In an important decision issued yesterday, the Massachusetts Appeals Court vacated a contempt finding against a criminal defense attorney, Donald Brisson, who disobeyed a trial judge’s order to produce notes related to his representation of clients. The case is Commonwealth v. Derek Hunt.
The defendant was charged in connection with the 2003 shooting death of a 41-year-old married father of two children. Attorney Brisson represented four potential witnesses for the Commonwealth who were cooperating in the case against the defendant, and who were described by the trial judge as “critical to the Commonwealth’s case.”
During the pendency of the case, in which the defendant was charged with murder and carrying a firearm without a license, Attorney Brisson’s clients expressed concerns that the defendant’s attorney and/or a defense investigator had acted improperly in an effort to influence their testimony at trial. The four witnesses appeared before a separate grand jury that was investigating the claims against the defendant’s attorney and the defense investigator.
In the meantime, the defendant’s attorney filed a motion seeking a judicial order allowing her to subpoena all records, notes, documents, and recordings in Attorney Brisson’s possession that related to his representation of the four witnesses. Attorney Brisson objected to the motion and argued that production of the requested materials would violate the attorney-client privilege and the work product privilege. Following a hearing, the trial judge ordered Attorney Brisson to produce some of the materials that were sought by the defendant’s attorney. Attorney Brisson disobeyed the trial judge’s order and was found in civil contempt. He was ordered to pay $500 per day until he complied with the order for production of the documents. Attorney Brisson appealed the contempt finding and penalty. Meanwhile, the defendant’s murder trial proceeded and in February of 2012, he was found not guilty of murder and of carrying a firearm.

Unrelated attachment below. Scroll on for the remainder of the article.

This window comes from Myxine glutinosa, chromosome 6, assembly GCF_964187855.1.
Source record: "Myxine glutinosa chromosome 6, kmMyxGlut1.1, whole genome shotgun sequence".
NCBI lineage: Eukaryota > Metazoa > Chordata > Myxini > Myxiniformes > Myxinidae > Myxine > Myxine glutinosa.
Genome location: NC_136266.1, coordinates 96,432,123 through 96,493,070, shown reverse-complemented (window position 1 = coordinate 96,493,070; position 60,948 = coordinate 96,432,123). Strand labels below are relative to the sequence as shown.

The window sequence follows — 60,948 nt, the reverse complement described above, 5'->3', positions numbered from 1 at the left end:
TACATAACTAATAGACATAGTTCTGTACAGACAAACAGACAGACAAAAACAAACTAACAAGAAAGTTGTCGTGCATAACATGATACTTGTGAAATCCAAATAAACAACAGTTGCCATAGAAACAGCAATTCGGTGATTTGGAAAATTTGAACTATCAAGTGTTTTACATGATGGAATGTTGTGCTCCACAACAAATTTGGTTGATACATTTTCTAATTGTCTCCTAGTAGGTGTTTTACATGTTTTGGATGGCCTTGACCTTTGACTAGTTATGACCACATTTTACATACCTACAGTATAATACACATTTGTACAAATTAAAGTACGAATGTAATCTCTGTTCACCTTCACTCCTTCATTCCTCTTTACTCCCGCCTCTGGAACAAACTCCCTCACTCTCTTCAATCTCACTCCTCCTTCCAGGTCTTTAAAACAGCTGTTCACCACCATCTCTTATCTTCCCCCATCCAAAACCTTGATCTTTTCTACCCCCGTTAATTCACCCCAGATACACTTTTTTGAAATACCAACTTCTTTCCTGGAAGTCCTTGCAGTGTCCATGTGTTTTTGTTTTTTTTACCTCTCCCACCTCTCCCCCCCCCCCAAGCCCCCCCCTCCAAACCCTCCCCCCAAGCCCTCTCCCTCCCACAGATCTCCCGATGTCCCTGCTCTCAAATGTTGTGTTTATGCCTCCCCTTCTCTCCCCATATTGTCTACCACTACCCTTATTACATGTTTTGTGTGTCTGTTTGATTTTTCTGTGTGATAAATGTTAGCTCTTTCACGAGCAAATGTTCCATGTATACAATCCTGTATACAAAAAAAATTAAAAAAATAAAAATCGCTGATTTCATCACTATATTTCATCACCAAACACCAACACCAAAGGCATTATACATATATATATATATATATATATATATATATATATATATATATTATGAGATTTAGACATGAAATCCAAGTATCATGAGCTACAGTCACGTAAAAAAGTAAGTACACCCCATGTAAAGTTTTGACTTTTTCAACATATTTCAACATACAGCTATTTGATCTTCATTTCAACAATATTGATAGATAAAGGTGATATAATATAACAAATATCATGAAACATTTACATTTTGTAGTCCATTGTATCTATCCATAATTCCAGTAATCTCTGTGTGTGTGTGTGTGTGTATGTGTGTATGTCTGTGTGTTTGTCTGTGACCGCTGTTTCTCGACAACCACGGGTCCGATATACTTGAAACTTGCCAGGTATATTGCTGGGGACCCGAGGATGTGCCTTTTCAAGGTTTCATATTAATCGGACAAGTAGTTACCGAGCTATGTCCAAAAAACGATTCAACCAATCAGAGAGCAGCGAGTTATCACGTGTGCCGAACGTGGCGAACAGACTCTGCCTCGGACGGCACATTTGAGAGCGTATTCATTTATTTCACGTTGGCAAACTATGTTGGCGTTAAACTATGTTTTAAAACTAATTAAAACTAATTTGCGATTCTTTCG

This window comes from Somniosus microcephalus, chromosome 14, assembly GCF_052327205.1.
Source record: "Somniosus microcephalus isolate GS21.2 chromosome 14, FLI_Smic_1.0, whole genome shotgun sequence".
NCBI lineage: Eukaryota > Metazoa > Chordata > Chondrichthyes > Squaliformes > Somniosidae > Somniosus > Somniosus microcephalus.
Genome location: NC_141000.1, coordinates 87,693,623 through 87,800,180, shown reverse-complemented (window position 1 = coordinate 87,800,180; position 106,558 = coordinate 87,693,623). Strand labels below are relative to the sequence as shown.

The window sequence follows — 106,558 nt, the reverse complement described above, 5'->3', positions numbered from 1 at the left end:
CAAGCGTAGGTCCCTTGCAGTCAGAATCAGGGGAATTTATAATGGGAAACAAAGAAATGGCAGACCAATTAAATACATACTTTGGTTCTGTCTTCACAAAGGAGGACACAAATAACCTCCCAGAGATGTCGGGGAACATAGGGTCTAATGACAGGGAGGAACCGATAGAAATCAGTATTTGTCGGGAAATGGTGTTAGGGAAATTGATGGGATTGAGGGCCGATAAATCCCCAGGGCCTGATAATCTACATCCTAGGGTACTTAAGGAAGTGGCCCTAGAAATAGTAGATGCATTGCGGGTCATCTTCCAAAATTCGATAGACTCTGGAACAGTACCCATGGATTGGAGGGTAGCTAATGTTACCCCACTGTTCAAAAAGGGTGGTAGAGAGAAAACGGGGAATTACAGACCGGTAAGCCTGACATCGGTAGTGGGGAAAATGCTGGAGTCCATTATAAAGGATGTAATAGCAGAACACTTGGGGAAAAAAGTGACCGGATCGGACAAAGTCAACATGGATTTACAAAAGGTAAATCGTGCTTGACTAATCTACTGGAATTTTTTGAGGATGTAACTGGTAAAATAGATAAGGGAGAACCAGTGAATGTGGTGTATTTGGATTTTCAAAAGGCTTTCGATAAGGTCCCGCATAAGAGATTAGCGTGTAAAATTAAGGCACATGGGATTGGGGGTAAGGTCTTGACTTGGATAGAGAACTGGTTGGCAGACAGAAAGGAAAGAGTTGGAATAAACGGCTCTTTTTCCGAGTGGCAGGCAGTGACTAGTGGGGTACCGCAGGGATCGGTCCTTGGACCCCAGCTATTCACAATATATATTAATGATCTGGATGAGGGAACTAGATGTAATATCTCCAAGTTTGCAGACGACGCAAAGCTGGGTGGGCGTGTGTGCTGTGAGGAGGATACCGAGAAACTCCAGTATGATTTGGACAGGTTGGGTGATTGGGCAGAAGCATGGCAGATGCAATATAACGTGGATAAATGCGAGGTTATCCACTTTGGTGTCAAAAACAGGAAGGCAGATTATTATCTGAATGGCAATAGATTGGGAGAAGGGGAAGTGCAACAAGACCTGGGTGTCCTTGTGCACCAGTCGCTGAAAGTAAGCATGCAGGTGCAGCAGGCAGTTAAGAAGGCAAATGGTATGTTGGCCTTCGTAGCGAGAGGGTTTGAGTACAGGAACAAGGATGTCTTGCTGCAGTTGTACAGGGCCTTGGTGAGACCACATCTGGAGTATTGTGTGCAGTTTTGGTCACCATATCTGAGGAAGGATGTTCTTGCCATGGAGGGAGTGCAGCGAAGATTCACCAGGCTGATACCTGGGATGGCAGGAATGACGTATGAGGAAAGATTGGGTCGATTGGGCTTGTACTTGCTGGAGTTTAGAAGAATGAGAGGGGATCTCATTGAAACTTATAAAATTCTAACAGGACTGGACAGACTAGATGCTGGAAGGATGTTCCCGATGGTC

The Appeals Court ruled that the trial judge’s order that Attorney Brisson produce documents related to his representation of the Commonwealth witnesses was improper. When the defendant’s attorney requested an order for Attorney Brisson to produce the documents, she filed an affidavit that stated she had “reason to believe” that non-privileged discovery would exist in Attorney Brisson’s notes that would be relevant to the defense of her client. The Appeals Court wrote that the defendant’s attorney’s conclusory assertion that there would be relevant, non-privileged discovery in Attorney Brisson’s notes was insufficient. Accordingly, the trial judge should not have issued the order for Attorney Brisson to produce the requested documents. For those reasons, the Appeals Court vacated the order of contempt entered against Attorney Brisson.
The attorney-client privilege is sacred and, absent extraordinary circumstances, ought to be honored. This case illustrates the brave stand that one attorney, Donald Brisson, took in refusing to violate the attorney-client privilege, even in the face of a contempt order issued by a superior court judge. Our judicial system will not work if witnesses and clients do not believe that the communications with their attorneys will be protected from disclosure. The Appeals Court’s ruling affirms that principle.